Friday, February 12, 2010

“Funny How a Broken Heart …”

A sort of troublesome thought to have here but days from Saint Valentine's Day.

Matthew is the absolute worst sort of husband for he, you see, is a romantic who has allowed is ideal to be overrun by tidy expectation. The poor dear is an involved doting parent of three, and a faithful, devoted partner for what is going on twenty years, but that is all. Matthew is not and never has been in love. He adores his Kate and would never do anything to upset his comfortable existence. Why even now, as he stands in front the charming smiling children’s librarian asking after his wife and children, he does not even entertain the thought.

He never bothers anymore to wonder if love was possible for him. Kate had gotten pregnant when he was twenty-five and though he had not been a man in the way, say his father had been at that age, he was no longer a boy. He had been moving in the world of the adult male for three full years by then, working full-time as a junior executive in a promising commercial development firm and dating aggressively.

Kate had been the pretty girl who helped him pick out a smart brooch for his mother’s birthday at Tiffany’s on Bloor then spent ten minutes teaching him to tie a regulation Tiffany-bow before giving him her number. They hadn’t been exclusive when their Christopher was conceived but neither was there some woman to whom he felt a strong connection. Not to mention that she fit well into his life so marriage.

He rambled on to the charming librarian about how their eldest was at McMaster University and how the middle boy would follow him there in autumn. Then he flushed red with embarrassment when the librarian confessed how she and the girls at the reference desk used to look forward to seeing him all those years ago when he used to bring the boys in on Saturday mornings for the story hour.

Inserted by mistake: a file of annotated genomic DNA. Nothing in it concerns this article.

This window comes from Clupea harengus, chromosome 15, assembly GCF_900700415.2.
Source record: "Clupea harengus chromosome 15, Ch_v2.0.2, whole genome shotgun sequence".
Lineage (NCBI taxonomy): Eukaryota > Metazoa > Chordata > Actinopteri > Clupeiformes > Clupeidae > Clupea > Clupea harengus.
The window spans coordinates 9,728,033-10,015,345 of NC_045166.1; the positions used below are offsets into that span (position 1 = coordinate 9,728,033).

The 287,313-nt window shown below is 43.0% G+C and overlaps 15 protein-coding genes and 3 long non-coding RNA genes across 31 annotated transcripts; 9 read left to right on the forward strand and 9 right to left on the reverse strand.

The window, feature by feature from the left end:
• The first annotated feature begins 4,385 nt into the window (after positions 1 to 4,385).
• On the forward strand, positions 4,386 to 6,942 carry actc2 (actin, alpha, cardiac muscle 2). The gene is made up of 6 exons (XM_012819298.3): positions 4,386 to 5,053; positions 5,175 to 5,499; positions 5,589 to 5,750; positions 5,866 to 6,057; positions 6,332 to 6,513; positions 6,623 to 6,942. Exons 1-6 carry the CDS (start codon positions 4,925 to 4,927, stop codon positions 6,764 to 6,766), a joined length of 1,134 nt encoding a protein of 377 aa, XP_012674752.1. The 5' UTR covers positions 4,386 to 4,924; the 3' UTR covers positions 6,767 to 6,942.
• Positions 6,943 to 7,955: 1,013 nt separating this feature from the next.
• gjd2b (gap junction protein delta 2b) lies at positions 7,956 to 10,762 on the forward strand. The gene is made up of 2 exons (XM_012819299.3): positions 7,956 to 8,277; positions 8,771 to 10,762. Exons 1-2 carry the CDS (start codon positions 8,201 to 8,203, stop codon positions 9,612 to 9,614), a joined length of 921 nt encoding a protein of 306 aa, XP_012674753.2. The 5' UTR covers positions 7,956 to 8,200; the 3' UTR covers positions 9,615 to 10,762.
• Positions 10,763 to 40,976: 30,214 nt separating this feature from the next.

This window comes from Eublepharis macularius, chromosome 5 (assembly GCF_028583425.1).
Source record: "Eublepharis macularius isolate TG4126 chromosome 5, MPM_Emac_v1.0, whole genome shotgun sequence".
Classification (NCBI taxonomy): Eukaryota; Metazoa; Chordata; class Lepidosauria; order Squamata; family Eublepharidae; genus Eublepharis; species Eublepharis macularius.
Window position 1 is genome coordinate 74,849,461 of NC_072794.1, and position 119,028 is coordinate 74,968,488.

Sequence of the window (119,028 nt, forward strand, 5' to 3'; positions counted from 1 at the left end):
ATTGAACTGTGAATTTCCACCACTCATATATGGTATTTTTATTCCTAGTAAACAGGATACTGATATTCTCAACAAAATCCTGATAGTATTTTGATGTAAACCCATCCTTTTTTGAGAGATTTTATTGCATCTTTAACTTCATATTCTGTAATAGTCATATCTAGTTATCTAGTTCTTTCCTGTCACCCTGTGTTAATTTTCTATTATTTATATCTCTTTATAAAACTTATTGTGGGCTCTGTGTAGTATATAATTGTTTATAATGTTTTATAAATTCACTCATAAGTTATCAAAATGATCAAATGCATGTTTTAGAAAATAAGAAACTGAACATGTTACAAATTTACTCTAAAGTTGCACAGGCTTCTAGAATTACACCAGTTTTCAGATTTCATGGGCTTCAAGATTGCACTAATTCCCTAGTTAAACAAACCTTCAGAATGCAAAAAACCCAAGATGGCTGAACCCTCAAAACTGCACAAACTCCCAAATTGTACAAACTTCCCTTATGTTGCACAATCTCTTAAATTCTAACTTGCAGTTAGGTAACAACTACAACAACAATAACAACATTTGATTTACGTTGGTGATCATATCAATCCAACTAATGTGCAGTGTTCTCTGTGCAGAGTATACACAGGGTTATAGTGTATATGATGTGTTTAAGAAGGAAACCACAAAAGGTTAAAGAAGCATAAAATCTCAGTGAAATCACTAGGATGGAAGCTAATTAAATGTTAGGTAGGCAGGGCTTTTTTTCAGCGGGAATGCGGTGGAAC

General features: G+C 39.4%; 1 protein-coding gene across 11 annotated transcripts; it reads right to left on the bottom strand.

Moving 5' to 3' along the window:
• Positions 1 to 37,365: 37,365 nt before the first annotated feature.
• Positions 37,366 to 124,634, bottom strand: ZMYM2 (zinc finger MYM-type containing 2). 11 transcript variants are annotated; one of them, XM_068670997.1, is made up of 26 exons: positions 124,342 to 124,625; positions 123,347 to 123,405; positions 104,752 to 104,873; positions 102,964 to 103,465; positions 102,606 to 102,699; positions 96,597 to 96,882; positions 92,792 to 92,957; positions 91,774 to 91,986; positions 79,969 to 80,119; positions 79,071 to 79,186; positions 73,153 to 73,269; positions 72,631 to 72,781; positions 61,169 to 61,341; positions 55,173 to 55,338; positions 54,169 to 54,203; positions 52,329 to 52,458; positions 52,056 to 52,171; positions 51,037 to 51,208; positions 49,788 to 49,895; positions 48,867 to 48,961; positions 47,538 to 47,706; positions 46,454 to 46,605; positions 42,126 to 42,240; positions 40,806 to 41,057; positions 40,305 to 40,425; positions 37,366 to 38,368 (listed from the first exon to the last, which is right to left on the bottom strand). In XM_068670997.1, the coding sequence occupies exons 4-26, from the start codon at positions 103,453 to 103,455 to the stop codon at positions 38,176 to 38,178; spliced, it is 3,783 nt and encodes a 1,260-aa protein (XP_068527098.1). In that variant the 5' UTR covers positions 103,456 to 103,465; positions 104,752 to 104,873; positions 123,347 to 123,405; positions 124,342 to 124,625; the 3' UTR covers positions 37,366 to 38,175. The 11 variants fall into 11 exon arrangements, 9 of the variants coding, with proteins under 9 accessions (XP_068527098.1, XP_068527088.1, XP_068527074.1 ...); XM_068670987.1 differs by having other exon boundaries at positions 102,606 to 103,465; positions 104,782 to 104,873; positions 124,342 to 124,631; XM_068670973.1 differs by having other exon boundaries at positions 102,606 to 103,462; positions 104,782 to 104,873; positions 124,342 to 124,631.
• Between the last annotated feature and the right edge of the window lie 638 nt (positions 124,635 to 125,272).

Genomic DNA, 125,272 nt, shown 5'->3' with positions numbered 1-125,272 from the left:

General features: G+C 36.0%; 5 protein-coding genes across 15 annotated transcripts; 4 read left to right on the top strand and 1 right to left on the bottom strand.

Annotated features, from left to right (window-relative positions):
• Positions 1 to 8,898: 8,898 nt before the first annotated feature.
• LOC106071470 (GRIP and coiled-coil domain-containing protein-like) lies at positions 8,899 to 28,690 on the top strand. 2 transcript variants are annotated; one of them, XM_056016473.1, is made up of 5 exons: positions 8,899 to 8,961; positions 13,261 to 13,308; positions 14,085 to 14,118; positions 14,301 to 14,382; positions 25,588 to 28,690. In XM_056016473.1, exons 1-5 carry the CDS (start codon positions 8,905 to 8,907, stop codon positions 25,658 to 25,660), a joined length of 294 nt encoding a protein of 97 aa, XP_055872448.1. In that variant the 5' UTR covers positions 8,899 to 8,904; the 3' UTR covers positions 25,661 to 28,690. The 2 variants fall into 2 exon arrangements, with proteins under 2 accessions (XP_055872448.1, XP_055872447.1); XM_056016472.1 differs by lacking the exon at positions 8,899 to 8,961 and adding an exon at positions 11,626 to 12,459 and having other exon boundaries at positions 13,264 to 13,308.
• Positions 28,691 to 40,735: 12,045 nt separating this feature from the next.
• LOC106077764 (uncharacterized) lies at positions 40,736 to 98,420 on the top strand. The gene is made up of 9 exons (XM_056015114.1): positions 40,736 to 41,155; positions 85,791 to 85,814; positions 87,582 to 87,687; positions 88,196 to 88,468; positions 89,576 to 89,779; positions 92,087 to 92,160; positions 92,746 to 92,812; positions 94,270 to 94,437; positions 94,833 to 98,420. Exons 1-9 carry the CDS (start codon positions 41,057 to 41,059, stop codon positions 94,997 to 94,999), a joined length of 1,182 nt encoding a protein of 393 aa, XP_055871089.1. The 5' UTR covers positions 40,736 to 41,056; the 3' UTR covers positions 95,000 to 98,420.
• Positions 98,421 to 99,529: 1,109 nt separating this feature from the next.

It was the thing present in his mind when Kate sat him down later on that very evening and informed him that she was not happy and wanted out. Not because he thought he could pop over to the library and drown his misery in the charms of the children’s librarian, but because this was another thing he never bothered wondering about anymore. He always assumed that Kate at least was happy with his sacrifice.

Yet there she was, wanting more.

Their youngest would graduate from high school in less than two years and Kate wanted for there to be accord in their parting. That and she wanted it done by the time all three boys were settled in university. It struck him then how she kept talking about them as if their life together was already in her past. Still more than that was the way she kept saying that one of them should keep the house for when the boys come home for holidays, as if she wanted him to volunteer to be the one who stayed under the burden.

Then quite suddenly, it was all too much for him to bear. She was leaving him to search for happiness. There wasn’t someone else. There was nothing but her desire for something neither of them had experienced in a loving enough twenty-year marriage. She wanted a love that transformed and delighted, but more than that, she was willing to give up comfortable contentment to get it.

Was she being arrogant?

Absolutely, and Matthew told her so. She fired back with some nonsense about there having to be more to marriage than gratitude to the fellow that had grace enough to offer her marriage after he had knocked you up and how she wish it hadn’t taken her two decades to realize it.

Matthew rose in the midst of her telling with disbelief on his face not really understanding why he was taking it so badly. Then he was yelling something about how marriage was meant to last until death, hoping in futility to reminding Kate - in some desperate attempt at God only knows what - that there was no mention of 'until the children are old enough for college' in their vows. She laughed then with real compassion before saying, “You are a good man Matthew, and you deserve more than what we are able to give each other.”

A lovely weekend to all,


  1. Ah, Simone...

    So sad. Again, I am envisioning a redemption story. Must be the romance author in me, always trying to find the happy ending.